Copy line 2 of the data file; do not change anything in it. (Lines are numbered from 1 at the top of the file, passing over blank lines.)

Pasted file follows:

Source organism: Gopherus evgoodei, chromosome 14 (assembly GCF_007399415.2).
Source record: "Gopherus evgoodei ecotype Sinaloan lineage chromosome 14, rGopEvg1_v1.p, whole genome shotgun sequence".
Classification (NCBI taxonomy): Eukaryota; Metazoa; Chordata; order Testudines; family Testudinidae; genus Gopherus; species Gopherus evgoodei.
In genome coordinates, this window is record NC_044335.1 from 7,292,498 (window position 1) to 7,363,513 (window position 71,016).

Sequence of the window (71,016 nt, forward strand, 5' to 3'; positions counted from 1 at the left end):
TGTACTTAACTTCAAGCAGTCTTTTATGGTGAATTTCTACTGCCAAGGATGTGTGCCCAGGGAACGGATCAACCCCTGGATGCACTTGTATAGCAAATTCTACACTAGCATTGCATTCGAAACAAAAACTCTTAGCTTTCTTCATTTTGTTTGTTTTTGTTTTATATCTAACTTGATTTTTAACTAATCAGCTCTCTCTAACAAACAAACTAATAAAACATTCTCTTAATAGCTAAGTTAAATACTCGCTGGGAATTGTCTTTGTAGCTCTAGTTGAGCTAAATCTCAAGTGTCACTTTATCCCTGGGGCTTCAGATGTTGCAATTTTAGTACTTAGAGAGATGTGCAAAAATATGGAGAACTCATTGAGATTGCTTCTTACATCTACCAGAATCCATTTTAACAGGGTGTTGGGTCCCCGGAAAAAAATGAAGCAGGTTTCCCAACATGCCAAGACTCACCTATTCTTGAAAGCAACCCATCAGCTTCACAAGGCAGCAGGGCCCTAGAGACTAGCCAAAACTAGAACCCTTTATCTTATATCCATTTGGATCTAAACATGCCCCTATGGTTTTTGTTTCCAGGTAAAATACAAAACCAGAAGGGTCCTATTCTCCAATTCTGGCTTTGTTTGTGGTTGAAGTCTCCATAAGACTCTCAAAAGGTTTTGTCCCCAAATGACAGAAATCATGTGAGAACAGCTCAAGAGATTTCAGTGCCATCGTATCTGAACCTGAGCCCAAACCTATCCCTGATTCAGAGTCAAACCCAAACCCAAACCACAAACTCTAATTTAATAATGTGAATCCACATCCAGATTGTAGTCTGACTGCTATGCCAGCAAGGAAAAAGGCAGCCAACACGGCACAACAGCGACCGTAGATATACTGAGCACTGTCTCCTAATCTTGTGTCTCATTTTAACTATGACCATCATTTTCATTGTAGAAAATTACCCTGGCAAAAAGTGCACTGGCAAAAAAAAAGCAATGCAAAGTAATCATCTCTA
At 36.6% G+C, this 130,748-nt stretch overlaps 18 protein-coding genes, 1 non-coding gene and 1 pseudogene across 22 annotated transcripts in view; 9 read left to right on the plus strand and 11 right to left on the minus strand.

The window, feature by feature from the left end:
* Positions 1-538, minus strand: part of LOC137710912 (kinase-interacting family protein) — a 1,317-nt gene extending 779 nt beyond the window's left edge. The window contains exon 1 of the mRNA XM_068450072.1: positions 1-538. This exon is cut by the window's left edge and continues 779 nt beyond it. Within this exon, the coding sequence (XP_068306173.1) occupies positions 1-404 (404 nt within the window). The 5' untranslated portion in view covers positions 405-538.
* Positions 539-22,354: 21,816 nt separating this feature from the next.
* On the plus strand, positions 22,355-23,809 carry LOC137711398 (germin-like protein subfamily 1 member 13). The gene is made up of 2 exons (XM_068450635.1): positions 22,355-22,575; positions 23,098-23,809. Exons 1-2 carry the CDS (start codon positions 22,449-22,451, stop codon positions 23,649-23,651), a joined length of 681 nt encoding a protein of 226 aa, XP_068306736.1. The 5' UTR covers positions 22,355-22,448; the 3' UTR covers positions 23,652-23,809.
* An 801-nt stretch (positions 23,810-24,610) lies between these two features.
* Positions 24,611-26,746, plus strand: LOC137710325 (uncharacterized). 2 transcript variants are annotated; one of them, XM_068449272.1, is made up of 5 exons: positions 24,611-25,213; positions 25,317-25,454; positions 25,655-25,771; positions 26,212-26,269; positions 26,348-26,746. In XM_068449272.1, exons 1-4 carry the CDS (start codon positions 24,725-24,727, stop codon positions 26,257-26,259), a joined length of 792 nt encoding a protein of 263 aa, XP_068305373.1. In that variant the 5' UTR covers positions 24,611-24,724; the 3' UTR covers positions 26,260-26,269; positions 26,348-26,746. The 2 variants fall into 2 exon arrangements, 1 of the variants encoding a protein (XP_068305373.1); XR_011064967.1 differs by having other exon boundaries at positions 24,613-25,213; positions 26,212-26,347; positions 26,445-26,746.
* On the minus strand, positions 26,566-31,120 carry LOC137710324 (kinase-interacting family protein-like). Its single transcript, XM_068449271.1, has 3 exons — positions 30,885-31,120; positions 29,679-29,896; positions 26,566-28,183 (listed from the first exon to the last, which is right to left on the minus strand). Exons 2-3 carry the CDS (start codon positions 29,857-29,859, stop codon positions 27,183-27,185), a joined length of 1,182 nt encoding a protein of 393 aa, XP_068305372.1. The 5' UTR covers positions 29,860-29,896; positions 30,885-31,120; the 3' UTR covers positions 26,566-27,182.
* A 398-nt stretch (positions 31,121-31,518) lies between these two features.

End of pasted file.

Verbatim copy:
Source record: "Gopherus evgoodei ecotype Sinaloan lineage chromosome 14, rGopEvg1_v1.p, whole genome shotgun sequence".